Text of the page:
By contrast, most Australian students live off campus with their parents or in their own apartments. Except when they are attending a class, Australian students spend little time on campus. Their social life and leisure time is centered on the community where they live. 

Making friends can be more challenging in Australia because students are more spread out and spend less time on campus. Australian students, who often attend the university closest to where they grew up, may already have a close-knit group of friends. 

Australia is a nation that loves the outdoors. Beaches, national parks, hiking, and biking are all common student activities. There are fewer clubs and organized campus activities on Australian campuses. Students mostly make their own entertainment. 

“School pride” is not a concept embraced in Australia. Only students who are on sports teams wear university-themed gear. By contrast, students in the US often wear clothes and accessories with university logos. 

The rules about working as an international student are different, too. Student visa holders in Australia are allowed to work about twenty hours per week anywhere they can find a job. In the US, student visa holders may work only on campus unless they can prove hardship or are using CPT or OPT

Australian college tuition vs American

Undergraduate international students in Australia will likely pay between $20,000 AUD and $45,000 AUD ($12,748 USD and $28,684 USD) per year. Graduate students will pay slightly more. This cost does not include housing, food, or other expenses. The cost of a one-bedroom apartment in Australia ranges from $1,298 AUD to $1,718 AUD ($830 USD to $1,096 USD) per month. 

In the United States, the average cost of tuition for a public university is $26,820 per year. Students may pay more to attend a private college. Most students live on campus and the average room and board cost for the school year is $12,990.

In Australia, you pay for individual classes and services. Scholarships are available for international students from Asia, Africa, the Middle East, and the Pacific Islands who want to study in Australia. 

In the US, you pay per credit hour and those credits are usually bundled with campus services including gyms, access to clubs and sports, dining plans, and other amenities. 

US or Australia—which is better for education?

Whether you decide to study in the US or Australia depends on your career goals, personal values, and the style of education you are seeking. Do you want to live and work independently with only a single test to determine your grade? If so, you might like to study in Australia. Would you prefer a more structured learning environment with many opportunities to make friends and socialize? In that case, studying in the US might be right for you.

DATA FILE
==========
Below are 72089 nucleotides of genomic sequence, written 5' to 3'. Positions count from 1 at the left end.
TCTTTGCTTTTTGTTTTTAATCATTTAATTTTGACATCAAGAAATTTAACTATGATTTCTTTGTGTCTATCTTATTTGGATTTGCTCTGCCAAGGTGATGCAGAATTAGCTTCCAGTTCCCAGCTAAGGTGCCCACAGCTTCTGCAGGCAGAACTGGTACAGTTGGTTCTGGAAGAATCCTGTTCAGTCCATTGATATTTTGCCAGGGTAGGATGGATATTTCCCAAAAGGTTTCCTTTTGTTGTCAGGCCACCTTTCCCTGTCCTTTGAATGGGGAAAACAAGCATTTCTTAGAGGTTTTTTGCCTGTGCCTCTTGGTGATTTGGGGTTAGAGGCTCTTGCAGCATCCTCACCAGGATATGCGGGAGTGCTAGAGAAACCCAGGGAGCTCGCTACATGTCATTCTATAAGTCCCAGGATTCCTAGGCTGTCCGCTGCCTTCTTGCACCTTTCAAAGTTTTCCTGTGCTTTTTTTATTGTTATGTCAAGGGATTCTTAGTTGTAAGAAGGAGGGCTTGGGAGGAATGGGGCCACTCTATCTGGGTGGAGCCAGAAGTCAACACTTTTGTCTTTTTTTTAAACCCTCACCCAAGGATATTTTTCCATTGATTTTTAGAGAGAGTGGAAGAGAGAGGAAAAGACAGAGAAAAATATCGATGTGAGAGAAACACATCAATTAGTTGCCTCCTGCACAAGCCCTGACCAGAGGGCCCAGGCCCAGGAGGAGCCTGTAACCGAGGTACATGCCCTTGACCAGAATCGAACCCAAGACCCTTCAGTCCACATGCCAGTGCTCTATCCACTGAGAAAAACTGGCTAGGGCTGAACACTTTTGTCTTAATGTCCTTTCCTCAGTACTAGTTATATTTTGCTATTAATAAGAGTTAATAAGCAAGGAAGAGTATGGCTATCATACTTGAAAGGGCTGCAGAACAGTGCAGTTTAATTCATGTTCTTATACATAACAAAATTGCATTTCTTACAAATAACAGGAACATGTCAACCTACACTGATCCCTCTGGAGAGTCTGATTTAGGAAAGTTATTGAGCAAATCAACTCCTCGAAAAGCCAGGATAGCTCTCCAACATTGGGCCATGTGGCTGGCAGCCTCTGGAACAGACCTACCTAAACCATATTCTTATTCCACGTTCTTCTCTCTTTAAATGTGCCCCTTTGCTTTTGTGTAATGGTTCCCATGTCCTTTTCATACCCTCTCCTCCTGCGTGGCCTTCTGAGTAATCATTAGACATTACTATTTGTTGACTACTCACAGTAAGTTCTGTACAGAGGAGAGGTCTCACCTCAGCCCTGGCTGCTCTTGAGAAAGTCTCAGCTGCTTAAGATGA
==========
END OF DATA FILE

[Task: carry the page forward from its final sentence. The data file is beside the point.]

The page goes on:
Students looking for smaller colleges or a wider breadth of options might be more comfortable in the United States, while students who want to attend a big school might find a good fit in Australia. Think about what you would like to learn as well. Students in Australia focus on one or two subject areas, while college students in the US study more topics and often explore concepts outside their major. 

If university rankings are important to you, the United States might be a better choice. US colleges account for twenty-nine of the top fifty universities ranked globally. Meanwhile, only eight Australian universities are in the top 100. The University of Melbourne and the University of Sydney are the highest-ranking schools at twenty-six and twenty-seven, respectively. With more schools in the United States, you have a higher chance of finding the one that is right for you. 

Before you choose a university, reach out to current students to learn about their experience on and off campus. School websites and Facebook groups are great places to find students. Your Shorelight advisor can help, too. They are experienced in helping students decide between US schools and others around the world. 

Glossary: Australia vs USA for international students

US terms

  • Accredited college—an institution that has met educational standards set by an independent accrediting body in the US.

  • Campus—the buildings and grounds that make up a college. Many students in the US spend most of their time on campus.

  • College—any degree-granting institution in the US may be called a college. Most students do not differentiate between colleges and universities. 

  • Dorm—communal living arrangements provided for students by colleges. Most students at US colleges live in dorms. 

  • Honors—an academic distinction awarded to students, usually based on GPA and in-class accomplishments. 

  • University—a more formal name for a large, degree-granting institution. 

Australian terms 

  • College—institutions that teach technical or continuing education through hands-on learning. They issue certificates and diplomas rather than degrees and may operate independently or as part of a university. 

  • Honours—a fourth year of study in Australia that requires a thesis to complete. 

  • Self-accrediting university—an institution recognized by the Tertiary Education Quality and Standards Agency (TEQSA) in Australia as meeting certain quality guidelines.

  • Technical and Further Education (TAFE)—the public vocational system in Australia, funded by the government of the state or territory. 

  • Tutorial—a small-group session held once per week to discuss topics mentioned during the lecture as part of an Australian university course. 

Talk to a Shorelight advisor about academic support for international students >